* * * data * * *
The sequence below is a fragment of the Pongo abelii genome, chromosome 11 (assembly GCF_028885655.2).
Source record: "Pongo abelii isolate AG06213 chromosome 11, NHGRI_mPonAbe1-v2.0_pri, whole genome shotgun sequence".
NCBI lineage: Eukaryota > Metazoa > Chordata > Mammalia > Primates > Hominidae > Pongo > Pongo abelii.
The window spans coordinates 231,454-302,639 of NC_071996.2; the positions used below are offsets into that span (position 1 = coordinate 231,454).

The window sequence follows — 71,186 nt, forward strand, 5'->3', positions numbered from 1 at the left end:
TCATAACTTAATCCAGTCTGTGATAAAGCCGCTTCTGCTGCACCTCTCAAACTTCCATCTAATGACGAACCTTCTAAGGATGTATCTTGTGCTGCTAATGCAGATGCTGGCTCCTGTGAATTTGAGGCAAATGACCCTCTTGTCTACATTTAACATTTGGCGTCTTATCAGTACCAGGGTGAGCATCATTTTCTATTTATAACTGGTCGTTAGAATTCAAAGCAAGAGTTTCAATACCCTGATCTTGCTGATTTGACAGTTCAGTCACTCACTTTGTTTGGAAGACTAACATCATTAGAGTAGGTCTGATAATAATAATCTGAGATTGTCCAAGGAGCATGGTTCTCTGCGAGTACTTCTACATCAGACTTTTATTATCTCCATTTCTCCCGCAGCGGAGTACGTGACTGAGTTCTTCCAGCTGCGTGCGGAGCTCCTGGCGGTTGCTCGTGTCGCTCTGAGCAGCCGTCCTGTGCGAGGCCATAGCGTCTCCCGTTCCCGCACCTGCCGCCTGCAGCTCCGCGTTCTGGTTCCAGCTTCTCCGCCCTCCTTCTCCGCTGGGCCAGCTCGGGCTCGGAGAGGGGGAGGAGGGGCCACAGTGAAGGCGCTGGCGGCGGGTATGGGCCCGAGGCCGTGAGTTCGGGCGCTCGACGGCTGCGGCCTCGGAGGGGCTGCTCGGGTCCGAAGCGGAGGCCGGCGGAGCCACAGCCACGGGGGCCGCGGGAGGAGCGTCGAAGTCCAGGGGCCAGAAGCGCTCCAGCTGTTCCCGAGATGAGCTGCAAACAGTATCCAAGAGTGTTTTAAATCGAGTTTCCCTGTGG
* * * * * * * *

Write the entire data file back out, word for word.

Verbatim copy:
The sequence below is a fragment of the Pongo abelii genome, chromosome 11 (assembly GCF_028885655.2).
Source record: "Pongo abelii isolate AG06213 chromosome 11, NHGRI_mPonAbe1-v2.0_pri, whole genome shotgun sequence".
NCBI lineage: Eukaryota > Metazoa > Chordata > Mammalia > Primates > Hominidae > Pongo > Pongo abelii.
The window spans coordinates 231,454-302,639 of NC_071996.2; the positions used below are offsets into that span (position 1 = coordinate 231,454).

The window sequence follows — 71,186 nt, forward strand, 5'->3', positions numbered from 1 at the left end:
TCATAACTTAATCCAGTCTGTGATAAAGCCGCTTCTGCTGCACCTCTCAAACTTCCATCTAATGACGAACCTTCTAAGGATGTATCTTGTGCTGCTAATGCAGATGCTGGCTCCTGTGAATTTGAGGCAAATGACCCTCTTGTCTACATTTAACATTTGGCGTCTTATCAGTACCAGGGTGAGCATCATTTTCTATTTATAACTGGTCGTTAGAATTCAAAGCAAGAGTTTCAATACCCTGATCTTGCTGATTTGACAGTTCAGTCACTCACTTTGTTTGGAAGACTAACATCATTAGAGTAGGTCTGATAATAATAATCTGAGATTGTCCAAGGAGCATGGTTCTCTGCGAGTACTTCTACATCAGACTTTTATTATCTCCATTTCTCCCGCAGCGGAGTACGTGACTGAGTTCTTCCAGCTGCGTGCGGAGCTCCTGGCGGTTGCTCGTGTCGCTCTGAGCAGCCGTCCTGTGCGAGGCCATAGCGTCTCCCGTTCCCGCACCTGCCGCCTGCAGCTCCGCGTTCTGGTTCCAGCTTCTCCGCCCTCCTTCTCCGCTGGGCCAGCTCGGGCTCGGAGAGGGGGAGGAGGGGCCACAGTGAAGGCGCTGGCGGCGGGTATGGGCCCGAGGCCGTGAGTTCGGGCGCTCGACGGCTGCGGCCTCGGAGGGGCTGCTCGGGTCCGAAGCGGAGGCCGGCGGAGCCACAGCCACGGGGGCCGCGGGAGGAGCGTCGAAGTCCAGGGGCCAGAAGCGCTCCAGCTGTTCCCGAGATGAGCTGCAAACAGTATCCAAGAGTGTTTTAAATCGAGTTTCCCTGTGG